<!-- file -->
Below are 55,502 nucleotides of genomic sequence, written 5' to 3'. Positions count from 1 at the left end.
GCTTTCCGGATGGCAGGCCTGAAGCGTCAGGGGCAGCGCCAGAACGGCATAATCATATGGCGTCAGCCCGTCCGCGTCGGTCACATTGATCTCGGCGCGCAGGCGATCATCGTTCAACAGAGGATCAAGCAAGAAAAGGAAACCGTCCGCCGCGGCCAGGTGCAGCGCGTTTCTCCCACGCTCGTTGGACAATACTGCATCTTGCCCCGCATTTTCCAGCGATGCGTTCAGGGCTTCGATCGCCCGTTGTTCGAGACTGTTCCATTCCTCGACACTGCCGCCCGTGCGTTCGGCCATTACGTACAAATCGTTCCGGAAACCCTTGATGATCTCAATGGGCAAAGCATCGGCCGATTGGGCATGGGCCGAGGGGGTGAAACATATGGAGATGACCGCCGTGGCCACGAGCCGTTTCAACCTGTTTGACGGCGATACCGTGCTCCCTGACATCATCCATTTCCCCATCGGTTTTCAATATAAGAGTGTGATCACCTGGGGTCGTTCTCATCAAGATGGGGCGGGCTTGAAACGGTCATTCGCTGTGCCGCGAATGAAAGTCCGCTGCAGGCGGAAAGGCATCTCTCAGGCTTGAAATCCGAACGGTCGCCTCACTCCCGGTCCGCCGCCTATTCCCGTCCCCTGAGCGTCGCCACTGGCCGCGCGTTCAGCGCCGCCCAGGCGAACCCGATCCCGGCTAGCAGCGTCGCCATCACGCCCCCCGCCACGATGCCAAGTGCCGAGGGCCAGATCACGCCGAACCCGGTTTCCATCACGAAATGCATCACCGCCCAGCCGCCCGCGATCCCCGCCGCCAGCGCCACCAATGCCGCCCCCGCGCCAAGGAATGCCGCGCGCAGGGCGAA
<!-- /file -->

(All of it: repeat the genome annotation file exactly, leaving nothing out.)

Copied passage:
Below are 55,502 nucleotides of genomic sequence, written 5' to 3'. Positions count from 1 at the left end.
GCTTTCCGGATGGCAGGCCTGAAGCGTCAGGGGCAGCGCCAGAACGGCATAATCATATGGCGTCAGCCCGTCCGCGTCGGTCACATTGATCTCGGCGCGCAGGCGATCATCGTTCAACAGAGGATCAAGCAAGAAAAGGAAACCGTCCGCCGCGGCCAGGTGCAGCGCGTTTCTCCCACGCTCGTTGGACAATACTGCATCTTGCCCCGCATTTTCCAGCGATGCGTTCAGGGCTTCGATCGCCCGTTGTTCGAGACTGTTCCATTCCTCGACACTGCCGCCCGTGCGTTCGGCCATTACGTACAAATCGTTCCGGAAACCCTTGATGATCTCAATGGGCAAAGCATCGGCCGATTGGGCATGGGCCGAGGGGGTGAAACATATGGAGATGACCGCCGTGGCCACGAGCCGTTTCAACCTGTTTGACGGCGATACCGTGCTCCCTGACATCATCCATTTCCCCATCGGTTTTCAATATAAGAGTGTGATCACCTGGGGTCGTTCTCATCAAGATGGGGCGGGCTTGAAACGGTCATTCGCTGTGCCGCGAATGAAAGTCCGCTGCAGGCGGAAAGGCATCTCTCAGGCTTGAAATCCGAACGGTCGCCTCACTCCCGGTCCGCCGCCTATTCCCGTCCCCTGAGCGTCGCCACTGGCCGCGCGTTCAGCGCCGCCCAGGCGAACCCGATCCCGGCTAGCAGCGTCGCCATCACGCCCCCCGCCACGATGCCAAGTGCCGAGGGCCAGATCACGCCGAACCCGGTTTCCATCACGAAATGCATCACCGCCCAGCCGCCCGCGATCCCCGCCGCCAGCGCCACCAATGCCGCCCCCGCGCCAAGGAATGCCGCGCGCAGGGCGAA